How about this - Let's require more stringent driver's tests and focus more on dangerous driving than simply speeding or having a BAC over 0,05 (the limit in my state). Going a few miles over the speed limit isn't going to hurt anyone. Blowing a red light will kill people. Changing lanes without looking kills people. Using your oversized SUV as a method of intimidation kills people. Driving too fast for conditions kills people (like when roads are wet or just completely icy).

And I'll also say this - driving with a 0.08 BAC doesn't kill anyone either. Pay attention to the road you're on. Stop at stop lights and stop signs. Don't change lanes erratically. Be aware of other drivers and pedestrians around you and everything will be just fine.
 
2012-07-08 12:01:34 AM  
Around here they spend lots of money trying to add more speed cameras and control people more. The result is that it ended up killing a fair number of people. Our road deaths per distance traveled is going up and the deaths per hour in a car has risen quite a bit. They love to say how safe the roads are compared to places in Europe but forgot they had to deal with snow on the roads of the countries they like to point out have a higher death rate. They have been running ads to get people to slow down even more and that has resulted in the gray haired drivers driving at 20% or slower than the speed limits and has resulted in a massive increase in density related accidents. To make the sats look better, they now are removing nearly half the accident stats and writing them off as natural causes so a heart attack causing a wreck 10 years ago was counted but one this week won't be.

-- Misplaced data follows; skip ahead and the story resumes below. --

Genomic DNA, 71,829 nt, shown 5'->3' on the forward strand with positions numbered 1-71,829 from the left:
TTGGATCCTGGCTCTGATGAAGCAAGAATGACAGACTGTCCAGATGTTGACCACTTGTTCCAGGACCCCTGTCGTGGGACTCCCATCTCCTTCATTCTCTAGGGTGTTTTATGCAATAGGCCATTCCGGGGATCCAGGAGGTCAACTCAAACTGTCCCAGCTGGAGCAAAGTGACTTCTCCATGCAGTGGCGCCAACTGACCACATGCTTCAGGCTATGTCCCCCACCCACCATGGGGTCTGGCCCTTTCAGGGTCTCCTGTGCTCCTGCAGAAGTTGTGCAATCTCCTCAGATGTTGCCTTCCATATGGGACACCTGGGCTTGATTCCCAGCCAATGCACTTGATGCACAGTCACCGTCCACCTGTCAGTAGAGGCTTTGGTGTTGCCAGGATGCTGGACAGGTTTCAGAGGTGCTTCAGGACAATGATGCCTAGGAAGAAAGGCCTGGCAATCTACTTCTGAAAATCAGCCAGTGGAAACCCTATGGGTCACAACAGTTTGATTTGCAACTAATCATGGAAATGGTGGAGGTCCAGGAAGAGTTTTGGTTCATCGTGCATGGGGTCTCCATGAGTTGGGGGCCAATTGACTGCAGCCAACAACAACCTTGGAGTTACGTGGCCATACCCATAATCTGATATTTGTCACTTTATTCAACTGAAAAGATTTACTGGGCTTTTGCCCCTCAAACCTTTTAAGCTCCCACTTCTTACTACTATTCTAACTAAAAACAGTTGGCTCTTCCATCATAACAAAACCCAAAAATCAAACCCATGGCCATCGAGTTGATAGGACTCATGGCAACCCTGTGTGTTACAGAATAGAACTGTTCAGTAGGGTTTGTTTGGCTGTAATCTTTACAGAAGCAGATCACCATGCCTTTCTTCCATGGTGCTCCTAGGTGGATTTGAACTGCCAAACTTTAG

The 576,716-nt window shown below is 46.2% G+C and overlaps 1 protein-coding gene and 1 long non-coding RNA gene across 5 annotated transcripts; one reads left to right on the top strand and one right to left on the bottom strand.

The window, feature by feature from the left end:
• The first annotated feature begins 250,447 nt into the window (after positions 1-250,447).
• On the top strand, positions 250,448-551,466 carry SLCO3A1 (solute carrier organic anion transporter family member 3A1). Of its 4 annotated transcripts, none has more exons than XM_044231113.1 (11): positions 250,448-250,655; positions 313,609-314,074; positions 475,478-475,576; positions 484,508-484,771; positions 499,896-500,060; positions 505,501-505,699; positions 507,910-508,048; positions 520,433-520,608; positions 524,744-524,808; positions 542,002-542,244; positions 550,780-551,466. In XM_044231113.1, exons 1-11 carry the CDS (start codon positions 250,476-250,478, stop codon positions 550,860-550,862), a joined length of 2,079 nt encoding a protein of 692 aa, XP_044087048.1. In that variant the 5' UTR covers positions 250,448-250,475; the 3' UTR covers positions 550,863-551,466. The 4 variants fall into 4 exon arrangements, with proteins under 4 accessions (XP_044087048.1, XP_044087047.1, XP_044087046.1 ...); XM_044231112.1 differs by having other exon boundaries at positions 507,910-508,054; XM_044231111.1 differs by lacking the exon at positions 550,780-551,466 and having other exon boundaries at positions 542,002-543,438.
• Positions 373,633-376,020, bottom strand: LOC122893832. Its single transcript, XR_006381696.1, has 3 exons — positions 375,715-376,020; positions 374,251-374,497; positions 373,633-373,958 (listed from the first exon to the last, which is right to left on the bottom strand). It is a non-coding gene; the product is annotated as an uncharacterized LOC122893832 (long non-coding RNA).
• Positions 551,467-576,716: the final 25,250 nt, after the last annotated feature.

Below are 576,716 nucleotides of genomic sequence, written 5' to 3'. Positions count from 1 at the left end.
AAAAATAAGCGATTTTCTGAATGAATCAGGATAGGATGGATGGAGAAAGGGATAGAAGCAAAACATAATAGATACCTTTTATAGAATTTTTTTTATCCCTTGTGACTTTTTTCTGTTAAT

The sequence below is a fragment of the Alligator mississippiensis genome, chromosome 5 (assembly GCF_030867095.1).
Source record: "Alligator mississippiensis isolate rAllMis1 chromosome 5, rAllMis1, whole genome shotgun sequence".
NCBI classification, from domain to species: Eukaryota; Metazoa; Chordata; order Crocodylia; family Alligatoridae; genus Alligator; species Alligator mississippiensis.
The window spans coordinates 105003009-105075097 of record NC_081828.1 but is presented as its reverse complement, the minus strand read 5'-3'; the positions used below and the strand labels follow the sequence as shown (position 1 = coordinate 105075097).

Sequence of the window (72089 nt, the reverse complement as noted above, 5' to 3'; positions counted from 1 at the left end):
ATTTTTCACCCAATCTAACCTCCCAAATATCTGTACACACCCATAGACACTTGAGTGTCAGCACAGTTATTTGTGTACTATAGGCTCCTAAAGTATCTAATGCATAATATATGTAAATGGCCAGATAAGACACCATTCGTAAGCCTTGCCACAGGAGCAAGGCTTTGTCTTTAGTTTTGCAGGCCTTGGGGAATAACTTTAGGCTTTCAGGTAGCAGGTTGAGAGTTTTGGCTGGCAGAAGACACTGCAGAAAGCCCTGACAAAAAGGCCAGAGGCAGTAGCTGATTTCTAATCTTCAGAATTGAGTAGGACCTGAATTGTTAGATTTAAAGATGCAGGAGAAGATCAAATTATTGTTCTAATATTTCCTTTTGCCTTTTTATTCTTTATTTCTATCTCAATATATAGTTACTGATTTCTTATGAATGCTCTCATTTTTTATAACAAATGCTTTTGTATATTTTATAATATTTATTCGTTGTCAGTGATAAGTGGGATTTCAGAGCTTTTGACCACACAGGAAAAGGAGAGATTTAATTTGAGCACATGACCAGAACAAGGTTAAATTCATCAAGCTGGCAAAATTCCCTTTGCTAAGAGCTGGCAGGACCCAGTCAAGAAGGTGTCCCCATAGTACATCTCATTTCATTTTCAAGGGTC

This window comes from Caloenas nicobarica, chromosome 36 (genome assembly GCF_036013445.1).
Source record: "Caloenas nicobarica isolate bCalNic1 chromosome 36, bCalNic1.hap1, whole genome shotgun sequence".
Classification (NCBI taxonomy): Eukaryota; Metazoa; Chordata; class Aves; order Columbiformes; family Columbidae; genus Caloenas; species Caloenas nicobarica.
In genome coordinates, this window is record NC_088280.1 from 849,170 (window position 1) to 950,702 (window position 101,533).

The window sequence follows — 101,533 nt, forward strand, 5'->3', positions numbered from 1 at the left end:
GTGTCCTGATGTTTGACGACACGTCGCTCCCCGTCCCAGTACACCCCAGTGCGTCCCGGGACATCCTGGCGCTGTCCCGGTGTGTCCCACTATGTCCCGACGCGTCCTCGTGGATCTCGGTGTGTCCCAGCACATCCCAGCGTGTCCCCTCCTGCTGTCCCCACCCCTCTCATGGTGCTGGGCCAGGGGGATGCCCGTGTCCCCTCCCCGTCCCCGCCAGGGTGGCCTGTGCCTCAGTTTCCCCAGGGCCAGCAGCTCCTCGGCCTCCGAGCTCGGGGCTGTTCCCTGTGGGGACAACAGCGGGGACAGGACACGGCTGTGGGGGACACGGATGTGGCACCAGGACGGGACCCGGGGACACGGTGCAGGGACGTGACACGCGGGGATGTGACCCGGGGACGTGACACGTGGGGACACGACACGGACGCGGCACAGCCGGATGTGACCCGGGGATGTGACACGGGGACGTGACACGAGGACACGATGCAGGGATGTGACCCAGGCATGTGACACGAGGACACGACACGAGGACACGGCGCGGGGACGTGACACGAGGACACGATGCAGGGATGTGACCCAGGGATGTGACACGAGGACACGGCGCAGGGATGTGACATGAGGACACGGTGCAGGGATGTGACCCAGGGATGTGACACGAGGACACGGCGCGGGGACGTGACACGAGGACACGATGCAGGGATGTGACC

2012-07-08 01:22:04 AM  

Theaetetus: ZAZ: Under new patent rules adopted about a year ago the first to file for a patent wins no matter who invented the device first. But we don't literally have dueling patent applications and the rule may not be retroactive.

Pro-tip: When giving incorrect legal advice, be sure to state "IANAL" so that no one accidentally relies on it.


because a judge is really going to be like "Girion47, are you a lawyer?" Me: "no, I post on a site known for sarcasm and trolling called Fark" Judge: "well this guy took what you said as legal advice, what say you?" Me: "I posted on an internet site known for sarcasm and trolling" Judge: "I see your point, other dude? You're a dumbass, case dismissed"
 
2012-07-08 02:16:49 AM  

kroonermanblack: puffy999: wildcardjack: So, using the Mythbusters' method of determining speed.

Mythbusters? Are you f*cking kidding me?